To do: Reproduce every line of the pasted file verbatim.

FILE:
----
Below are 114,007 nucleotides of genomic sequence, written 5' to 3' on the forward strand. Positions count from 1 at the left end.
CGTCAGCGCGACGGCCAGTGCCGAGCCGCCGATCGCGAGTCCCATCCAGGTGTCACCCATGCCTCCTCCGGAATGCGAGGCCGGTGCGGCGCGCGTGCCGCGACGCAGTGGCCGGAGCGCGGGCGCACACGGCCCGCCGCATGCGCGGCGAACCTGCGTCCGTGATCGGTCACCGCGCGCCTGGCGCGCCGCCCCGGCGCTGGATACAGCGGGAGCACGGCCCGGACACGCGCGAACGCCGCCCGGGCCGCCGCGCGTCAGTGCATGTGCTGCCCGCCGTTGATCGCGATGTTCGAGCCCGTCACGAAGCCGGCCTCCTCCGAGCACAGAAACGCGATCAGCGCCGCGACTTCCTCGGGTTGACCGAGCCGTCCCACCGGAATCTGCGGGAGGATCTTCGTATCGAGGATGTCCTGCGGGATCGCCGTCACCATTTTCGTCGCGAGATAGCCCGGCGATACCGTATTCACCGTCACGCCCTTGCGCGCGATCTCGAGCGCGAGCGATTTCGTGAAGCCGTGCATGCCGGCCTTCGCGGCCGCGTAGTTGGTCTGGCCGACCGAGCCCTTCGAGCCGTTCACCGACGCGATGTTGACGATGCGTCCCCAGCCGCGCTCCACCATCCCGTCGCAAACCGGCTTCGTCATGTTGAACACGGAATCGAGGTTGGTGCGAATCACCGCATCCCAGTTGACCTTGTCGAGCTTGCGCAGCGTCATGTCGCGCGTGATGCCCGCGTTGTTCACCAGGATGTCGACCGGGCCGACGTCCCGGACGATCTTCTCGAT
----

Below are 114,007 nucleotides of genomic sequence, written 5' to 3' on the forward strand. Positions count from 1 at the left end.
CGTCAGCGCGACGGCCAGTGCCGAGCCGCCGATCGCGAGTCCCATCCAGGTGTCACCCATGCCTCCTCCGGAATGCGAGGCCGGTGCGGCGCGCGTGCCGCGACGCAGTGGCCGGAGCGCGGGCGCACACGGCCCGCCGCATGCGCGGCGAACCTGCGTCCGTGATCGGTCACCGCGCGCCTGGCGCGCCGCCCCGGCGCTGGATACAGCGGGAGCACGGCCCGGACACGCGCGAACGCCGCCCGGGCCGCCGCGCGTCAGTGCATGTGCTGCCCGCCGTTGATCGCGATGTTCGAGCCCGTCACGAAGCCGGCCTCCTCCGAGCACAGAAACGCGATCAGCGCCGCGACTTCCTCGGGTTGACCGAGCCGTCCCACCGGAATCTGCGGGAGGATCTTCGTATCGAGGATGTCCTGCGGGATCGCCGTCACCATTTTCGTCGCGAGATAGCCCGGCGATACCGTATTCACCGTCACGCCCTTGCGCGCGATCTCGAGCGCGAGCGATTTCGTGAAGCCGTGCATGCCGGCCTTCGCGGCCGCGTAGTTGGTCTGGCCGACCGAGCCCTTCGAGCCGTTCACCGACGCGATGTTGACGATGCGTCCCCAGCCGCGCTCCACCATCCCGTCGCAAACCGGCTTCGTCATGTTGAACACGGAATCGAGGTTGGTGCGAATCACCGCATCCCAGTTGACCTTGTCGAGCTTGCGCAGCGTCATGTCGCGCGTGATGCCCGCGTTGTTCACCAGGATGTCGACCGGGCCGACGTCCCGGACGATCTTCTCGAT